Healthcare reform will bring penalties, uncertainties and opportunities
By Craig Johnson
There are those who liken it to a tsunami. And there is no doubt that the year 2014 will bring a sea change for the staffing industry. In that year, employers are to face federal penalties if they don’t offer healthcare insurance.
What does this really mean for the staﬃng landscape? That is unclear. The staﬃng market has been recovering since the recession, but now that the Supreme Court has OK’d the healthcare reform law, 2014 could drastically alter the industry’s landscape.
The penalties are spelled out in the healthcare reform law — oﬃcially known as the “Patient Protection and Aﬀordable Care Act.” But exact rules for implementing the law are still being written, leaving uncertainty for staﬃng ﬁrms and others.
A proposed “look-back” period could reduce costs for staﬃng ﬁrms by limiting the number of employees on whom penalties will be assessed.
The American Staﬃng Association backs such a period, but the federal government has not released any ﬁnal rule as of this writing.
“It’s really sort of a ﬁrst for our industry because it’s rare for staﬃng companies to provide healthcare insurance for people working on a temporary basis,” says John Uprichard, president and CEO of Find Great People, a Greenville, S.C.-based staﬃng ﬁrm.
It’s diﬃcult to get an insurance carrier to underwrite a staﬃng company, Uprichard says. There will also be an administrative cost for complying with healthcare reform rules. And will staﬃng buyers simply use less temporary staﬀ if it becomes more expensive under healthcare reform?
The look-back period also marks a big uncertainty, he says. A 12-month look-back period would be beneﬁcial but a three-month rule would be far less helpful.
Some in the staﬃng world are looking to 2014 with great dread, some may be thinking of work-arounds for the new law and some even see opportunity.
But one thing is constant: uncertainty.
Ed Lenz, senior vice president, legal and public aﬀairs, at the American Staﬃng Association, says staﬃng ﬁrms should take a look at their workforces and try to estimate how many full-time workers they have.
“We believe that staﬃng ﬁrms should be taking a look at trying to estimate what their costs will be,” Lenz says.
“Depending on what your workforce looks like you might well be better oﬀ oﬀering coverage, assuming you can ﬁnd coverage,” Lenz says. “The key question is what kind of health plans will be available.”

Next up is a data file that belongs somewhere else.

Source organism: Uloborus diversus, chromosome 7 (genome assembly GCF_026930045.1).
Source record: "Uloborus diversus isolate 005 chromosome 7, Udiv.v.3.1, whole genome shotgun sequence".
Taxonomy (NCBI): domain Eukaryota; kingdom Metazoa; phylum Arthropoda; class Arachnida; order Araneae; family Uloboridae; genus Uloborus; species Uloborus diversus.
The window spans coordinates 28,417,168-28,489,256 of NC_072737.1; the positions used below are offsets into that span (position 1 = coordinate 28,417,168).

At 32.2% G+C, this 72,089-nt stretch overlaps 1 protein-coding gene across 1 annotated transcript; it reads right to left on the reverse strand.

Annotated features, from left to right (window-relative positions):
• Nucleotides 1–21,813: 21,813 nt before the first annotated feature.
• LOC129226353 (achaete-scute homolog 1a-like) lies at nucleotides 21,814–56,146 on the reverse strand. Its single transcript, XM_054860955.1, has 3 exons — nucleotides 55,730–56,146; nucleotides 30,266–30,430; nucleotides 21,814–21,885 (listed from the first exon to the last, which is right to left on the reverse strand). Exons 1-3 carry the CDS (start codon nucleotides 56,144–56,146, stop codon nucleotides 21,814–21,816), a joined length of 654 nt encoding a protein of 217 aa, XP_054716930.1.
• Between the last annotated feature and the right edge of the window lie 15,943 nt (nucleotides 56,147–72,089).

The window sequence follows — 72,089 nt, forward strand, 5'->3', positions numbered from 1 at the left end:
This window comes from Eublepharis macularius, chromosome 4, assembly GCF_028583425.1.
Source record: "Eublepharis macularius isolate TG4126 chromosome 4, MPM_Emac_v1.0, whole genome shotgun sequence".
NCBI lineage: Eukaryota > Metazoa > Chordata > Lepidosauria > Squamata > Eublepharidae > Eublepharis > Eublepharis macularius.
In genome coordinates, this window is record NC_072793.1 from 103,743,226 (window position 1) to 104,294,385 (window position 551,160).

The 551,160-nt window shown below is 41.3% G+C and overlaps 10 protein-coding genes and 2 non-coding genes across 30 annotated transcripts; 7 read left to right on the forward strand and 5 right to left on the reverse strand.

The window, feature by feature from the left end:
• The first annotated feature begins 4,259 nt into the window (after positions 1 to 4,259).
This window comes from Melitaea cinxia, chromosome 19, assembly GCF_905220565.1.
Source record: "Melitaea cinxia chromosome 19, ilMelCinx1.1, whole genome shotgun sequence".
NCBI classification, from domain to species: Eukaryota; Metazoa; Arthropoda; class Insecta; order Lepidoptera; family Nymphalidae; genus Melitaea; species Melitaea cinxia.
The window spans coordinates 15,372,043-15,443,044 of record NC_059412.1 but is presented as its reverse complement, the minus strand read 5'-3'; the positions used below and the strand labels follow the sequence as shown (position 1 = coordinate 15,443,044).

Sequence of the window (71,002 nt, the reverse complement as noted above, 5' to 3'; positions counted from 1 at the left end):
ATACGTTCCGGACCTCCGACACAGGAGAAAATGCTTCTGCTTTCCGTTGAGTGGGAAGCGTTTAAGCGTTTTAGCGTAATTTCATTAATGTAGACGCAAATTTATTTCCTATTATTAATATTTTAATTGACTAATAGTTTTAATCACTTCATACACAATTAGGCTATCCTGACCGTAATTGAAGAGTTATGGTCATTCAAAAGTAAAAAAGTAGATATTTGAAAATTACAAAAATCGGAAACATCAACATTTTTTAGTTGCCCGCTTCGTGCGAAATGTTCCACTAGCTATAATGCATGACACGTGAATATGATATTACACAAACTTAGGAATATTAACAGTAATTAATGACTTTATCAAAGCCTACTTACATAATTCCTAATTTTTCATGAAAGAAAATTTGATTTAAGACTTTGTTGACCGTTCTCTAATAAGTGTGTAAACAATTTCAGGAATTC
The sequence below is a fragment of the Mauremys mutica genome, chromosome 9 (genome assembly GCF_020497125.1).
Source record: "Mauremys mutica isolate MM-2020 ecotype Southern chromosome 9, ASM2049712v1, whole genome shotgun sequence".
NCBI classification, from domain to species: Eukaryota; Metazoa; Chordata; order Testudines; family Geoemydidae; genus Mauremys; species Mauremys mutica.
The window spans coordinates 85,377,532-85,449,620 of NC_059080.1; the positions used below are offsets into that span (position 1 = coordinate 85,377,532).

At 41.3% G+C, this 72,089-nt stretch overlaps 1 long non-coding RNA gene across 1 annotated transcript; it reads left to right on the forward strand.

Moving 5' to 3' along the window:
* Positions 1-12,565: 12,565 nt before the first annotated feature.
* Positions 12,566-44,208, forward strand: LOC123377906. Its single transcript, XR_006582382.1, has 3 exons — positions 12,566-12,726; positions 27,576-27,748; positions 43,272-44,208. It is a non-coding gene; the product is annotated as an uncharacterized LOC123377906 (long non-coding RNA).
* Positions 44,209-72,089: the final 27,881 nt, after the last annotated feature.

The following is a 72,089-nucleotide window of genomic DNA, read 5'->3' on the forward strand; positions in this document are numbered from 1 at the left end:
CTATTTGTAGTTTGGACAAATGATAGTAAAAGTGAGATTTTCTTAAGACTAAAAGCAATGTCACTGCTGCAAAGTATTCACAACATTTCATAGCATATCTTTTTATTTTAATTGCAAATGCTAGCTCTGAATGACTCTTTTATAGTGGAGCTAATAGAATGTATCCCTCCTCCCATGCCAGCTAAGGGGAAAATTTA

The ASA is reasonably conﬁdent that there will be a signiﬁcant look-back period (at least 90 days) and a decision on such a period could come by the time this article is published. Of course, the rules could be fairly complicated once they are released.
“I think it’s dangerous to predict before we see the rules; as always, the devil will be in the details,” Lenz says.
Massachusetts: Similar Rule
Healthcare reform remains a big question mark, but companies in Massachusetts have had a taste of a similar rule since the state approved its own healthcare reform law in 2006.
News reports show some ﬁrms are unhappy with reform in the state. And a report in the Christian Science Monitor found that companies with part-time or seasonal workers had the most diﬃculty with the law.
“They have no idea what a nightmare this was,” says Karen DeMichele, president and CEO of Savvy Staﬃng Solutions in Worcester, Mass., a provider of industrial staﬃng.
Staﬃng buyers were reluctant to accept higher rates and the extra cost of reform meant a slimmer gross margin, DeMichele says.
The ﬁrm oﬀered health insurance to temporary workers when the Massachusetts law went into eﬀect in 2006, she says. But it attracted few takers with only three workers out of a workforce of between 3,500 and 4,500 signing on for it.
“We dotted all of our I’s and crossed all of our T’s to be compliant,” she says. The company sent out mass mailings to employees and worked to make sure they understood what was oﬀered. Still, the company was audited and found not in compliance. Requirements under Massachusetts healthcare reform changed over time, although DeMichele says her ﬁrm has now opted to pay a ﬁne.